Pasatiempo - - Listen Up - JAMES M. KELLER

Beethoven, Cheru­bini, and a son of a Bach

Santa Fe au­di­ences have been hear­ing an aw­ful lot of Beethoven in or­ches­tral con­certs this sea­son. I make that ob­ser­va­tion not by way of com­plaint, to be sure. His sym­phonies and con­cer­tos rep­re­sent a high stan­dard, in­deed. They are a rite of pas­sage for or­ches­tras and con­duc­tors, and for en­sem­bles ca­pa­ble of re­fine­ment they of­fer an on­go­ing wealth of chal­lenges.

Au­di­ences love Beethoven’s sym­phonies, of course, es­pe­cially the big, mus­cu­lar ones — the Third, the Fifth, the Sev­enth, and the Ninth — to which lineup the Sixth is also ad­mit­ted among the fa­vorites to pro­vide pas­toral con­trast. Those five works, in fact, are all be­ing played in Santa Fe this sea­son. The Sixth and Sev­enth fig­ured on Santa Fe Pro Mu­sica’s all-Beethoven week­end at the end of Jan­uary; the Santa Fe Con­cert As­so­ci­a­tion Orches­tra per­formed the Ninth on New Year’s Eve, and SFCA brought in the Opole Na­tional Phil­har­monic of Poland (the sym­phony orches­tra of the south­ern Pol­ish city of Opole) to play the Third ear­lier this month; and this week ar­rives Beethoven’s Fifth, with Steven Smith lead­ing the Santa Fe Sym­phony Orches­tra and Cho­rus on Sun­day, March 27. The Beethoven con­cer­tos are rep­re­sented even more densely. Pro Mu­sica has given the Vi­o­lin Con­certo and the Fifth Piano Con­certo, SFCA has of­fered the Triple Con­certo, and on May 21 and 22 the sym­phony of­fers its own Beethoven marathon, most of which is given over to a tra­ver­sal of all five Beethoven piano con­cer­tos, with An­ton Kuerti as soloist. Tick­ing off that list re­veals that, in this sea­son alone, Santa Fe au­di­ences get to hear ev­ery con­certo the mas­ter com­pleted.

Clas­sics are clas­sics for a rea­son, and it is im­por­tant that they re­main in the ro­ta­tion as ex­am­ples of sur­pass­ing achieve­ment. Nonethe­less, a diet ben­e­fits from va­ri­ety. Even if we are in­or­di­nately fond of as­para­gus, an oc­ca­sional sam­pling of broc­coli can be most wel­come, even if only be­cause it re­minds us of the su­pe­ri­or­ity of as­para­gus. We there­fore cheered when we saw that at this week­end’s Santa Fe Sym­phony con­cert, Beethoven’s Fifth Sym­phony will serve as pre­lude to Luigi Cheru­bini’s Re­quiem, a work for cho­rus and orches­tra that goes prac­ti­cally un­heard — and we’re the poorer for it.

Luigi Carlo Zanobi Sal­vadore Maria Cheru­bini (to use his full and glo­ri­ous name) lived from 1760 to 1842; his long life com­pletely en­com­passed Beethoven’s. He was pro­foundly re­spected in his time, and he even earned Beethoven’s ad­mi­ra­tion, which was not easy to do. Thayer’s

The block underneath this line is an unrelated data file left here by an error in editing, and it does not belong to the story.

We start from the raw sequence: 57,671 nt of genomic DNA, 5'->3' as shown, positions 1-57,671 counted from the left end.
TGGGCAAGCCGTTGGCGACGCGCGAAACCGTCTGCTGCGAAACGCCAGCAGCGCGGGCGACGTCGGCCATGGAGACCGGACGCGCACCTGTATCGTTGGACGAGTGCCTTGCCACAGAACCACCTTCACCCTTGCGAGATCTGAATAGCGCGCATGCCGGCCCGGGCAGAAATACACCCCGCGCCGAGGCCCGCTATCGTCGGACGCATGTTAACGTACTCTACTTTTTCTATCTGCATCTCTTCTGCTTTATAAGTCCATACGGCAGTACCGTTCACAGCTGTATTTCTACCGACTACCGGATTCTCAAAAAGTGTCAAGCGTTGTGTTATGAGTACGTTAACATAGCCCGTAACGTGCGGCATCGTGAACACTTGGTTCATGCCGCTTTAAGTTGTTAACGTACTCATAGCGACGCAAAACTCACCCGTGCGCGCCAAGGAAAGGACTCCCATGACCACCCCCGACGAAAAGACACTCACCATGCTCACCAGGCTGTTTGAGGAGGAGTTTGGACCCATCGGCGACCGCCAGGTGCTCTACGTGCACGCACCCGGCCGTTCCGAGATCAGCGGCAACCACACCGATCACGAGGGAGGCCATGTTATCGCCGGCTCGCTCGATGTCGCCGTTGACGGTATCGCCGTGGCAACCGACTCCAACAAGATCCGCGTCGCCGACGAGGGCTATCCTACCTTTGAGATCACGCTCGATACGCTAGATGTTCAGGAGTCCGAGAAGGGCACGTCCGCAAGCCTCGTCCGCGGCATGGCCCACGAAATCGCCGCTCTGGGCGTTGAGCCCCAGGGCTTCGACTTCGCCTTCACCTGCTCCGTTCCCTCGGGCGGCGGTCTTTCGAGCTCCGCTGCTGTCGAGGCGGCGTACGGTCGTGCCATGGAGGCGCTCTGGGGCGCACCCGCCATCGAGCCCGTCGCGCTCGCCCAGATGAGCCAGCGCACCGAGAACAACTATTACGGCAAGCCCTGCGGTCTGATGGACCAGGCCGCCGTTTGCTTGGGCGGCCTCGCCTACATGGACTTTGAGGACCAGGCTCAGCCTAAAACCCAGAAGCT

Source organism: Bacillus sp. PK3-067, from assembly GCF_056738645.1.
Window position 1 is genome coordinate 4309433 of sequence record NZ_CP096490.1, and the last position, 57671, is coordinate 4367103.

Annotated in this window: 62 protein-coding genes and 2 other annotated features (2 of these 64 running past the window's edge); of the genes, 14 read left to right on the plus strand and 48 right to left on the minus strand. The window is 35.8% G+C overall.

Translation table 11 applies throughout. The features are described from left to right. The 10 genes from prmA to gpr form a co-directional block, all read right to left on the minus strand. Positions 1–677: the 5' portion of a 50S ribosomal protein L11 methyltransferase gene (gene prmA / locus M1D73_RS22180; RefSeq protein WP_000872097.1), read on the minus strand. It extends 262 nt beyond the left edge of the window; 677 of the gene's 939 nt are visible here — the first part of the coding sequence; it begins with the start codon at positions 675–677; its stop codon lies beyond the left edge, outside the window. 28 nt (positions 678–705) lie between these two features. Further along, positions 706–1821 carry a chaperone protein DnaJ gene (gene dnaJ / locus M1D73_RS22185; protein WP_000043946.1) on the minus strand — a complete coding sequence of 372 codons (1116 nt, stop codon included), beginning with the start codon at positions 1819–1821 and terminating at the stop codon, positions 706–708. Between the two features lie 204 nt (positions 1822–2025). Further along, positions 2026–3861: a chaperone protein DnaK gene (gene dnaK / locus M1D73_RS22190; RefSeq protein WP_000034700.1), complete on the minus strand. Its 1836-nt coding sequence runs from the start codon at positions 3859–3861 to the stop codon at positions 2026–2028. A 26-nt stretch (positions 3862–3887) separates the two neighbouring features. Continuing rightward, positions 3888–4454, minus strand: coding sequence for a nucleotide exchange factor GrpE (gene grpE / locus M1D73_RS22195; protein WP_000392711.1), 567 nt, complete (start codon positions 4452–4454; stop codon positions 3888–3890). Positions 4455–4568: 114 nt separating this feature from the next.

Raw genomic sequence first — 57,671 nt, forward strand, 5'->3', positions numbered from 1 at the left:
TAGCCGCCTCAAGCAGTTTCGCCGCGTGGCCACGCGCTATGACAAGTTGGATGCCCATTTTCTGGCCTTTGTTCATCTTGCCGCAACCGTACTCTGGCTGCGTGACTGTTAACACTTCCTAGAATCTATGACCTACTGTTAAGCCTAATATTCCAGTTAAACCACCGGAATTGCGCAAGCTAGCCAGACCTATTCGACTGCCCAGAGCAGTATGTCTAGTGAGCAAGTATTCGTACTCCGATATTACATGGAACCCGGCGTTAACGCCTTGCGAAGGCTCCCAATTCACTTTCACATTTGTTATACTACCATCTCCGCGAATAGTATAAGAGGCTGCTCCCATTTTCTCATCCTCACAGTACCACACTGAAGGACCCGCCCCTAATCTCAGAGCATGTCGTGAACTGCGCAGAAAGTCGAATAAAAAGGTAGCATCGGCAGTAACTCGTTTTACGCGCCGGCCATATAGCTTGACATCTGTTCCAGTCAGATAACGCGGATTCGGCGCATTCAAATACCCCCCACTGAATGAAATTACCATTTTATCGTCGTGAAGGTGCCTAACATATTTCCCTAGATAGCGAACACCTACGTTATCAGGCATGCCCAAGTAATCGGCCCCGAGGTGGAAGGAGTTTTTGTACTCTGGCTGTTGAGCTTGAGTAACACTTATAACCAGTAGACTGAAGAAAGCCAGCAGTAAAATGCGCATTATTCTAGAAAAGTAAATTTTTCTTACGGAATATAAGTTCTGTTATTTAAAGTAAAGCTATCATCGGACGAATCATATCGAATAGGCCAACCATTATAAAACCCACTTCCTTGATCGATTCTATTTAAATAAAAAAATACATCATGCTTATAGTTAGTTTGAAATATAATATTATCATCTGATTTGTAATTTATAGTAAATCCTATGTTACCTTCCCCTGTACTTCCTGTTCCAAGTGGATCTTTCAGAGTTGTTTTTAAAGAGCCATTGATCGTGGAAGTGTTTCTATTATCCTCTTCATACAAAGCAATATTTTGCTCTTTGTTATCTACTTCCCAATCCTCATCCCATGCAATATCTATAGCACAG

Life of Beethoven, the in­dis­pens­able repos­i­tory of anec­dotes in­volv­ing that com­poser, re­lates, in a chap­ter de­voted to the year 1817: “Beethoven used to walk across the fields to Vi­enna very of­ten and some­times [the con­duc­tor, pi­anist, and com­poser Cipri­ani] Pot­ter took the walk with him. … One day Pot­ter asked: ‘ Who is the great­est liv­ing com­poser, your­self ex­cepted?’ Beethoven seemed puz­zled for a mo­ment, then ex­claimed ‘ Cheru­bini.’ ” Cheru­bini seems to have ad­mired Beethoven rather less in re­turn, re­fer­ring to him as “brusque” and at one point liken­ing him to “an un­licked bear.” On the other hand, Mrs. Cheru­bini thought Beethoven was the bee’s knees.

Though he was born in Florence, Cheru­bini spent most of his ca­reer in France. He set­tled there at the age of 27, some­how man­aged to weather the revo­lu­tion and the Reign of Ter­ror, and af­ter those un­pleas­ant times be­came a pil­lar of French mu­si­cal so­ci­ety, serv­ing as di­rec­tor of the Paris Con­ser­va­toire from 1822 to 1842. He was gen­er­ally well liked there, though not by Hec­tor Berlioz. In his Memoirs, Berlioz re­counts how Cheru­bini, in­formed by the Con­ser­va­toire’s porter that Berlioz had en­tered the school by what had just been de­clared the women’s door, tracked him down in the li­brary, in­ter­rupted his pe­rusal of a Gluck opera score, and chased him around a desk, shriek­ing in Ital­ian-ac­cented French. Af­ter that, Berlioz never missed an op­por­tu­nity to nee­dle Cheru­bini in print.

Cheru­bini com­posed this Re­quiem in 1815, seven years af­ter the pre­miere of Beethoven’s Fifth Sym­phony. It was com­mis­sioned by the

Luigi Cheru­bine

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